Whatever our theology, whether God is a Being who orchestrates all of this or a Unity underlying all Creation, it doesn’t really matter. If we do not learn the lessons of bal tashchit, we’re going to be very sorry indeed.


Your Money or Your Life – Why the AHCA is Contrary to Torah

Image: President Trump meets with lawmakers at the White House in March, 2017, to discuss replacement for the Affordable Care Act. Public Domain.

I was in a hospital bed when I heard the news that the so-called American Health Care Act had passed in the House of Representatives.  I had nothing to do but read, so I read everything I could about it.  Here’s what I know for sure:

  1. We don’t know exactly how many people will be affected, and neither do the people who voted for the bill. Speaker Ryan saw fit to push the bill through before it could be scored by the Congressional Budget Office.  What we do know is that an earlier version of the bill would have reduced the number of people with health coverage by 14 million in 2018, 21 million in 2020, and 24 million in 2026. That version of the bill was rejected by the super-conservative Freedom Caucus representatives as being “too liberal.” It seems fair to expect that this bill will negatively affect at least as many people.
  2. If a person doesn’t have health insurance, their ability to get medical care except for emergency room care is practically nil.  I have done the research on this myself. Back in the bad old days before I could marry Linda, back when I was on my own for health insurance, I often couldn’t get health insurance because I had pre-existing conditions. When I called a doctor’s office and said I would pay cash, that didn’t matter – they wouldn’t take me unless I had health insurance. I can understand that – what is the doctor supposed to do if I turn out to have something serious, something I can’t pay for out of pocket?
  3. It is true that if a person doesn’t have health insurance, they will be seen in the emergency room. However, all the hospital is responsible to do is to stabilize the person who lacks health insurance. ER care is the most expensive care there is, so ER’s can’t absorb the cost of non-life-threatening illness. Which brings me to the last thing:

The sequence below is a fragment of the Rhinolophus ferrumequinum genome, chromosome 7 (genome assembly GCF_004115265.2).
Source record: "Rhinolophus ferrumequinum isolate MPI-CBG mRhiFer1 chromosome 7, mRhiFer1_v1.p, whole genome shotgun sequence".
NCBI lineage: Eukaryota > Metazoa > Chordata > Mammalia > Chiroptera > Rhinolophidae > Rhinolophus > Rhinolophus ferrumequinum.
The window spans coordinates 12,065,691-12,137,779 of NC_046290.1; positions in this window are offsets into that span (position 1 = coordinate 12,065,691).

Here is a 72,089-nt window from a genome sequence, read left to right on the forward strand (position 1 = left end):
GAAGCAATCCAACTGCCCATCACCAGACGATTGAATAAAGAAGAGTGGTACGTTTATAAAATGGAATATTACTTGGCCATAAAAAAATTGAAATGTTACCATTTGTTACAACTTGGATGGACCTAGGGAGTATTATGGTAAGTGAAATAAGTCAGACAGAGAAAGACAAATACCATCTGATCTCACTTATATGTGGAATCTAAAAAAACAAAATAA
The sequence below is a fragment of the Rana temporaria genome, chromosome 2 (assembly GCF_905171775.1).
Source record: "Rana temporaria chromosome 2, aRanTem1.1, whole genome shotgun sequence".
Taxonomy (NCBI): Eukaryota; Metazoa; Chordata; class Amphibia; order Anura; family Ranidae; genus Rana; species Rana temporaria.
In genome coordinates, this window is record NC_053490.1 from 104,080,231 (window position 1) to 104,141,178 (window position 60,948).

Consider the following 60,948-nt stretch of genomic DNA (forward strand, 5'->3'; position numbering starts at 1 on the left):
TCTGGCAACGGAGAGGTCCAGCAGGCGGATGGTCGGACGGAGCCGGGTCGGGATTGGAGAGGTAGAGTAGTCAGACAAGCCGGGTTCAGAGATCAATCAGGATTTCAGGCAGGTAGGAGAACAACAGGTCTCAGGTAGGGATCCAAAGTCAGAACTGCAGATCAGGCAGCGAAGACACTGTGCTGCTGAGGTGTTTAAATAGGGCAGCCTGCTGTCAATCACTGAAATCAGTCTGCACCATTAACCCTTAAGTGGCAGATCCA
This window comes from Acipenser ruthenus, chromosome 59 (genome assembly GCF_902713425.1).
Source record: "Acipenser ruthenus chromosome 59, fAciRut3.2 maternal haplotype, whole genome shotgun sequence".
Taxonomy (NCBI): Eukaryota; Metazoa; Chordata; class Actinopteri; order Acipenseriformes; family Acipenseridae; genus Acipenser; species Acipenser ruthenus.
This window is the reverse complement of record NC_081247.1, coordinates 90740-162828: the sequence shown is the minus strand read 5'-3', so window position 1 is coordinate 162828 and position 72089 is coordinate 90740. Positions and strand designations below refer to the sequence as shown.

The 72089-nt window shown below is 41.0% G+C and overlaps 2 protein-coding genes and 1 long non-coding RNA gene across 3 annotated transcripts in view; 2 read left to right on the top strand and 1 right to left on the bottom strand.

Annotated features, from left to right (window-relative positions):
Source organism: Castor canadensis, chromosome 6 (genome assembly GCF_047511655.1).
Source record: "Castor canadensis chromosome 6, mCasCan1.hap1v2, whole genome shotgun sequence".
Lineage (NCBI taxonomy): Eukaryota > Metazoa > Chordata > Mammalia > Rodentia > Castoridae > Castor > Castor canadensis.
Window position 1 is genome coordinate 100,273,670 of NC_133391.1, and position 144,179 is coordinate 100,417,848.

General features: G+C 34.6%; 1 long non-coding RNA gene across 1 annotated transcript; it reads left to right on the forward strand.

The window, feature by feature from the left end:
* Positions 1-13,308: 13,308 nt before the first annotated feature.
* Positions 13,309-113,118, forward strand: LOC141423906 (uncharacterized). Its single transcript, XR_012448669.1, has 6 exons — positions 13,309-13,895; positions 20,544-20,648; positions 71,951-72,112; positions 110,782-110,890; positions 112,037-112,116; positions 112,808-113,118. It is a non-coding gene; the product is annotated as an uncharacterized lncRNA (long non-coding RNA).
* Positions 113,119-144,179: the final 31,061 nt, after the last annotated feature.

4. Bad health insurance coverage affects everyone, not just the person stuck with the lousy policy. In 2013, before “Obamacare,” medical bills were the biggest cause of bankruptcies in the United States. The most affordable health insurance policies had such high deductibles and covered so few things that even people with policies wound up in bankruptcy. Bankruptcy means that someone is broke, but it also means that many of the people they owe money to will never be paid. Also, who pays for people to go to the ER if they don’t have health insurance? Those expenses wind up driving up health care costs for everyone.

Was Obamacare, more properly called the Affordable Care Act, the answer? The ACA had a lot of problems, just as Medicare had a lot of problems when it first passed in the 1960’s. It needed improvements. But simply taking care away from people isn’t the answer.

However, none of this is the WORST thing about the American Health Care Act. Obamacare raised taxes on the wealthiest Americans in order to provide healthcare for millions of Americans; the AHCA reverses that. It provides a huge tax cut to high-income Americans by providing less health care to people with pre-existing conditions. It penalizes sick people to put money in other people’s pockets. (Full disclosure: I’m probably one of the people would will get a tax cut under this bill.)

There are those who say that this is “being realistic.” I say it is a sin, the worst sort of sin. It says that some lives simply aren’t worth the bucks, specifically aren’t worth an extra couple of thousand in the pocket of a person who already has a lot. It says that other lives are worth the bucks because their family has disposable income. It values lives according to their bank accounts.

Jewish tradition teaches us that almost nothing is more important than saving a life. Specifically, the only higher commandments than saving a life are the commandments against murder, incest, or idolatry. 

I say it is idolatry when we take away health care to line the pockets of the wealthy. I don’t like paying taxes any more than the next person, but Judaism teaches me that I may not make an idol of anything, including money. I may not value it over human life, even the life of a person I don’t like, or disapprove of, or even someone who has hurt me.